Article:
Following too closely, better known as tailgating, is a widespread practice across the country. In its most extreme forms, it can escalate into aggressive driving or even road rage when the following driver is frustrated with the speed of the lead driver. Tailgating is especially dangerous in poor weather or road conditions, as well as during rush hour, when drivers may need to suddenly apply the brakes. Following another car closely at night also can be dangerous, since each driver may be less alert to applying the brakes in response to hazards, and the distance between the cars is harder to judge.
As a result, every state has made tailgating a traffic violation. It is generally defined as following another vehicle in the same lane more closely than would be reasonable in view of traffic, road, and weather conditions. The subjective nature of this standard can give a driver plenty of room to argue that they were acting reasonably in the situation. The proper distance between the front car and the rear car will depend on the speed of the cars. As a guideline, the rear driver should allow one car length between their car and the front car for every 10 mph of speed, or a greater distance if weather conditions are not optimal.
Common Defenses to Tailgating
This violation often arises in the aftermath of a rear-end collision. State laws may presume that the rear driver was at fault in these cases because they were following too closely, but this is not always true. Sometimes the front driver suddenly applies the brakes for no legitimate reason, causing the distance from the driver in the rear to shorten. This can give the false impression that the driver in the rear was tailgating, but an investigation may prove otherwise. If the front driver is driving too slowly, they may be ticketed for this violation, but this is not a defense to tailgating because the rear driver still is expected to act safely under the circumstances.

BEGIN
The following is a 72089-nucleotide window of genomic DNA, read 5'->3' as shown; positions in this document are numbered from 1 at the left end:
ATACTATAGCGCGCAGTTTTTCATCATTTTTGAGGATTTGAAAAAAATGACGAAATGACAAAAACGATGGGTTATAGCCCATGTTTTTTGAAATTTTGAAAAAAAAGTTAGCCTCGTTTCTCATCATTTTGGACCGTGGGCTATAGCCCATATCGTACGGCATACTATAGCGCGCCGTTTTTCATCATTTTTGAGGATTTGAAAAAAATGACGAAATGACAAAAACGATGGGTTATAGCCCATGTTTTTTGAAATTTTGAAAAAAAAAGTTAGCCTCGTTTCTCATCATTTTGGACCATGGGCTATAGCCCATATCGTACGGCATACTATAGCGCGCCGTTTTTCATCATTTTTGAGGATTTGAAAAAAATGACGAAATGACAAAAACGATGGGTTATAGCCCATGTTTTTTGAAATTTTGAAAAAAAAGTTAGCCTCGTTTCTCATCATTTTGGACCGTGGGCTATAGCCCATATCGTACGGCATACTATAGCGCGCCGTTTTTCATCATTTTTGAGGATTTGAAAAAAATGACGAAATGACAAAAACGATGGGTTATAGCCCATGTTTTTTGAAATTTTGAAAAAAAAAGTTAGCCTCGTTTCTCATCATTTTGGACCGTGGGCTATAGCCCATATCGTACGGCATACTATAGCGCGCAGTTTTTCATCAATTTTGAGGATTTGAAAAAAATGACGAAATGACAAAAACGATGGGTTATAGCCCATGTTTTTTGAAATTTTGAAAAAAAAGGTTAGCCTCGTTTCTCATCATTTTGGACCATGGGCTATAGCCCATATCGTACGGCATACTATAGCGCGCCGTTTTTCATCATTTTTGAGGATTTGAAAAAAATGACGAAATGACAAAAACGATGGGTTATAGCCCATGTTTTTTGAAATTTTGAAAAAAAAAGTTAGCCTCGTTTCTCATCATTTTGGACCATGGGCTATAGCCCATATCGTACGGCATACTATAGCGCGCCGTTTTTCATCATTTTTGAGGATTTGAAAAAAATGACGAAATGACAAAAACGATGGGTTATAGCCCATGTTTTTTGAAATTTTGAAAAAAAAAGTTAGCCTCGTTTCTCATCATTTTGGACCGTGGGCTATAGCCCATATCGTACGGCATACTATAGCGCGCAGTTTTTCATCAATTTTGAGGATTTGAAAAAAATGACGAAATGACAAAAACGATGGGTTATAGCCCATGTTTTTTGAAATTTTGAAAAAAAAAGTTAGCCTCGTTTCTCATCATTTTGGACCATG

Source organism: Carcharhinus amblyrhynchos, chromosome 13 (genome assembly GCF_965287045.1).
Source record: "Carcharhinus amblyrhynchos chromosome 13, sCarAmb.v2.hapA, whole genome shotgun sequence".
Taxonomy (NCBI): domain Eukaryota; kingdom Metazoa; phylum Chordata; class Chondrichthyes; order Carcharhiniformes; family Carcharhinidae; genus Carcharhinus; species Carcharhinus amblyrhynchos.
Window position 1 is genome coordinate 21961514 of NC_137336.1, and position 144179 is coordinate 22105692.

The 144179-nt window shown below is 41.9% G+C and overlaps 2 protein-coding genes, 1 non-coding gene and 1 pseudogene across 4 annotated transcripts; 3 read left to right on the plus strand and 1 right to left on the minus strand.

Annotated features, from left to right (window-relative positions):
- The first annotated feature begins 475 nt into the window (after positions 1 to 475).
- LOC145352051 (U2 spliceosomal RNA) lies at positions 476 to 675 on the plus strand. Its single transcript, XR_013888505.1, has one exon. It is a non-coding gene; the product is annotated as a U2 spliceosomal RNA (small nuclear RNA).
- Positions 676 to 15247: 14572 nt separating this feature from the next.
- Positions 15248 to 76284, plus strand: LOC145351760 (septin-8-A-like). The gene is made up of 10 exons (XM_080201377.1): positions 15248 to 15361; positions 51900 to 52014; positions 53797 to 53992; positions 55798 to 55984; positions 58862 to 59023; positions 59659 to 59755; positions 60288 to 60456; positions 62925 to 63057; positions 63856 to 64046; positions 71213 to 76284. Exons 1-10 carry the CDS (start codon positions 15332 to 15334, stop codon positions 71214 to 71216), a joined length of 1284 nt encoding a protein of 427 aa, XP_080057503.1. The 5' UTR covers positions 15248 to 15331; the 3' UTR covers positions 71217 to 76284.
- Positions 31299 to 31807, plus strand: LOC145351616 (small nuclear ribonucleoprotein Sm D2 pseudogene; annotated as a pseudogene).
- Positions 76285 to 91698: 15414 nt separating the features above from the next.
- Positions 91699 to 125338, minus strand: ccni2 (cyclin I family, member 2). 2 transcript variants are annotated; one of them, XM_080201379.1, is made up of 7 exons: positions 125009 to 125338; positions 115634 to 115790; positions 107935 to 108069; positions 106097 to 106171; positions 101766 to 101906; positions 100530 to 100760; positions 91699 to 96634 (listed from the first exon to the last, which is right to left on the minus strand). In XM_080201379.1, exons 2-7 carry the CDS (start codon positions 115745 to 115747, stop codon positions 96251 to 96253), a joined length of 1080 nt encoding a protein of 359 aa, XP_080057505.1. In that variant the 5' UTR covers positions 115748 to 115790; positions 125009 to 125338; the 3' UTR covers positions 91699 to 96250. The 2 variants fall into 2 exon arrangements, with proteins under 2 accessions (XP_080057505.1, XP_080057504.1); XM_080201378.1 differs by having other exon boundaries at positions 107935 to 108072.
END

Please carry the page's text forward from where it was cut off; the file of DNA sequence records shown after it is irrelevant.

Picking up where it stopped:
Whether a driver violated a tailgating law is often subjective, so a good defense may consist of evidence that their driving was safe under the circumstances.
In other situations, a car from another lane may cut between two cars that had left sufficient space between them. This maneuver means that the rear driver may be close behind the new car. Furthermore, the new car may have reduced speed while changing lanes, so the rear driver may need to slam on the brakes to avoid a crash. When this happens, the driver who changed lanes may be at fault for making an unsafe lane change.
An officer who has issued a ticket based on a rear-end collision often did not witness the accident. They may have been called to the scene later and taken statements from witnesses. Even if you are concerned that you may have been at fault, or if you feel sorry for anyone involved in the accident, you should not discuss fault or apologize to the officer or anyone else at the scene. These statements could come back to haunt you in a traffic ticket trial or personal injury case, since admissions by a party will be admissible even if they are technically hearsay.